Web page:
Michigan was the first Midwestern state to legalize recreational marijuana, and the tenth state in total. CNN and NBC reported that the state had passed proposal # 1. The initiative creates a system for regulating, taxing and selling recreational marijuana to adults in the state.

"Western and Northeastern states have paved the way for the legalization of marijuana, but the victory in Michigan impressively demonstrates the nationwide reach of this movement," said Maria McFarland Sánchez-Moreno, executive director of the Drug Policy Alliance, in a statement. "With such overwhelming public support for the legalization of marijuana, even among the majority of Republicans and older Americans, there is only enough time for the federal government to hold its own."

Canada, Michigan's neighbor to the north, legalized the sale of adult marijuana in mid-October, adding to the pressure on Michigan to allow recreational use as well.

There were three marijuana-related initiatives in Missouri. Each of them legalized the cultivation, production, sale and consumption of medicinal marijuana and marijuana products at state level, but differed in the way marijuana is taxed and the freedom that the potential granted to domestic producers.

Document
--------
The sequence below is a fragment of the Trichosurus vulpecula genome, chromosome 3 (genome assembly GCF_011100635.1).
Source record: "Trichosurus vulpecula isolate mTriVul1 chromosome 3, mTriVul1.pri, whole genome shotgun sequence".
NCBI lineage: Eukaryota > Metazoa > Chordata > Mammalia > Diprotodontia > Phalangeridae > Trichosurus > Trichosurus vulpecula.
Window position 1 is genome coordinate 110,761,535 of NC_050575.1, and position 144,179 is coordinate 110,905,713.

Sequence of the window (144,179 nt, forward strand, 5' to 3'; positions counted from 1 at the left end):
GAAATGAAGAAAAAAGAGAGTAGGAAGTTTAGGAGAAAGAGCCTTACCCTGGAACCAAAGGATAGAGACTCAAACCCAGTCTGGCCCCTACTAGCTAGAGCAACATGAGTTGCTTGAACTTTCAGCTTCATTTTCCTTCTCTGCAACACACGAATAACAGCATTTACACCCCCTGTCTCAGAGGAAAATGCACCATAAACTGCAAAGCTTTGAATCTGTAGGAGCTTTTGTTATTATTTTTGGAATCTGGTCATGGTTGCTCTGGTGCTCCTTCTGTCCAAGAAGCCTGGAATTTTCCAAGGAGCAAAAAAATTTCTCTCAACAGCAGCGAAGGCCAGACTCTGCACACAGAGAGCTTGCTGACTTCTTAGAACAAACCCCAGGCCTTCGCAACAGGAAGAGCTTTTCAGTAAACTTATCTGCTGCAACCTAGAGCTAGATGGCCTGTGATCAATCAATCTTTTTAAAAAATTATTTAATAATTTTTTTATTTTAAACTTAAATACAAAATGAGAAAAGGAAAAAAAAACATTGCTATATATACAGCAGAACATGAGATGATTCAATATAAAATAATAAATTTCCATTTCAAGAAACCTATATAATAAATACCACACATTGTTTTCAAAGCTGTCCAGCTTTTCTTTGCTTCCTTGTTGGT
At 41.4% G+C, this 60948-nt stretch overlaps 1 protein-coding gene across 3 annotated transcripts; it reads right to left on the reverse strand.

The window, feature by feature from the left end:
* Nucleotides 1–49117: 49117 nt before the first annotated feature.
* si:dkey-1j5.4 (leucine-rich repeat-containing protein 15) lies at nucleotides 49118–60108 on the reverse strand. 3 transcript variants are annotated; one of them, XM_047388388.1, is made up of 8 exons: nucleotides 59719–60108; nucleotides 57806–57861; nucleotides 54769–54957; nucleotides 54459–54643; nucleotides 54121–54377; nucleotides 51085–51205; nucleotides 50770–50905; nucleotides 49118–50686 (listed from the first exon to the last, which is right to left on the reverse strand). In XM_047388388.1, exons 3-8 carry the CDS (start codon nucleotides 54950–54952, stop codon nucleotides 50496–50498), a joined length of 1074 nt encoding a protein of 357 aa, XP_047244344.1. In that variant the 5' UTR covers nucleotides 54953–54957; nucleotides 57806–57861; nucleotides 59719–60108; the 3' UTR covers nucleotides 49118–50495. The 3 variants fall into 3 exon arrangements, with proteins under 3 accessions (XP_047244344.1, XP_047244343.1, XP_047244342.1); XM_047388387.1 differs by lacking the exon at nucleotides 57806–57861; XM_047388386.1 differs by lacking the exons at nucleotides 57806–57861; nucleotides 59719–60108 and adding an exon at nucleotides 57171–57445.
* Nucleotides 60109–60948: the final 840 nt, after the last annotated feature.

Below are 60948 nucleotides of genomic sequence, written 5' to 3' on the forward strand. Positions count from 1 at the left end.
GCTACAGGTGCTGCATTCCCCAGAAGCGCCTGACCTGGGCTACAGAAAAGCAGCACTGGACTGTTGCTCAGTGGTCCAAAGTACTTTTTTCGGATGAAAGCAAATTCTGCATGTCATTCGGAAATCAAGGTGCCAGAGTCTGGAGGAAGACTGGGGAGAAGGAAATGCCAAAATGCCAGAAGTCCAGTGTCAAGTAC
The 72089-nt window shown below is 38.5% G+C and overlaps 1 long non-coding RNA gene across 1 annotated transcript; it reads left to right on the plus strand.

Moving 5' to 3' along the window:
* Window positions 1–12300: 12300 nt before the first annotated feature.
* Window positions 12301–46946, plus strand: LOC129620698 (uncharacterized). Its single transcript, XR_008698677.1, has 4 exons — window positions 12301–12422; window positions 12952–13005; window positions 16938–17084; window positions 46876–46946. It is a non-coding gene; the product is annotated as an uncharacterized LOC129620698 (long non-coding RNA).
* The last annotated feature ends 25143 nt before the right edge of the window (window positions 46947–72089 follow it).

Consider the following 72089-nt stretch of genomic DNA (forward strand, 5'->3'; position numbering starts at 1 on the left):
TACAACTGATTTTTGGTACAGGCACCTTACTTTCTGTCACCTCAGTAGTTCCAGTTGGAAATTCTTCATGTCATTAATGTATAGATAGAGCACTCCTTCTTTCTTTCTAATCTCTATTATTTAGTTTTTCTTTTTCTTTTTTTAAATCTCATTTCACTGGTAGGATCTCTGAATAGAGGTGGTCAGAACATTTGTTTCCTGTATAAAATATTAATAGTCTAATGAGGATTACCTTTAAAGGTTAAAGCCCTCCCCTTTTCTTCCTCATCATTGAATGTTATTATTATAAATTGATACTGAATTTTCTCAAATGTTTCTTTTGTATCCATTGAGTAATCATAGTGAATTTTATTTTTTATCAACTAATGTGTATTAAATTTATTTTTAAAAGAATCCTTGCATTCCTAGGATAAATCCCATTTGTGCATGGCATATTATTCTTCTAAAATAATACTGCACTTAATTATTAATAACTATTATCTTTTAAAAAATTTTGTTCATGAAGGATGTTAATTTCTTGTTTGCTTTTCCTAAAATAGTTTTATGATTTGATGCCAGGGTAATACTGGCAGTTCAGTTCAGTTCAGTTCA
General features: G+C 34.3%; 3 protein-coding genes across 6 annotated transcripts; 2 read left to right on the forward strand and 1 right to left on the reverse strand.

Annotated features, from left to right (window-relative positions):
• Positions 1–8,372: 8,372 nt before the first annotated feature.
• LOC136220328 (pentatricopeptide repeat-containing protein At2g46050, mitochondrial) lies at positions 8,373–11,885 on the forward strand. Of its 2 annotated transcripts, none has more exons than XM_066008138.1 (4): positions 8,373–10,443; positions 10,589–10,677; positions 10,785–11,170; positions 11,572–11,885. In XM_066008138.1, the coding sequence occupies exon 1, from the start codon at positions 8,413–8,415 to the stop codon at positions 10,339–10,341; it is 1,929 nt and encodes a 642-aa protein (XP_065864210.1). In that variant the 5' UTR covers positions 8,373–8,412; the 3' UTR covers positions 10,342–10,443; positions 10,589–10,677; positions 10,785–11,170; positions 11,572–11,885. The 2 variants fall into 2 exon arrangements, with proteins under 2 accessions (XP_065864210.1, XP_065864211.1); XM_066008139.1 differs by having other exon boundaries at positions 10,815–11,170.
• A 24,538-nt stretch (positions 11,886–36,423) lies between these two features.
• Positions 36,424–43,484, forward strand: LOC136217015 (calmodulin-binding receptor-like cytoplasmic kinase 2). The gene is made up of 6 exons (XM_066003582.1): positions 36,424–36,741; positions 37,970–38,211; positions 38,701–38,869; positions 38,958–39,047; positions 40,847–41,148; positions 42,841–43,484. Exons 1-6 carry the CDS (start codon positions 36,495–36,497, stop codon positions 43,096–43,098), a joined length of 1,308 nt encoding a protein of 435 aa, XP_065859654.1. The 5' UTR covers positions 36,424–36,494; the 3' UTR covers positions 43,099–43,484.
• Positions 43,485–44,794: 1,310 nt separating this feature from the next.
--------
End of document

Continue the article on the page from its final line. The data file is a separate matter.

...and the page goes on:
Amendment 2, the measure that has been passed, will tax marijuana sales at 4 percent. Of the three, this was the only proposal that allowed the cultivation of marijuana.

"With the tireless efforts of patients and advocates, Missourians who could benefit from medical marijuana will soon be able to use it without fear of being treated like criminals," said Matthew Schweich, Deputy Director of the Marijuana Policy Project. "In the US, there is almost universal support to give seriously ill patients legal access to medical cannabis, and most voters, regardless of age, geographic location, or political belief, recognize the medical benefits of marijuana and believe that this is possible Those Who Can Benefit From It Now that more than 30 states have passed extensive laws to protect marijuana, it is time for Congress to focus more on the issue at the federal level. "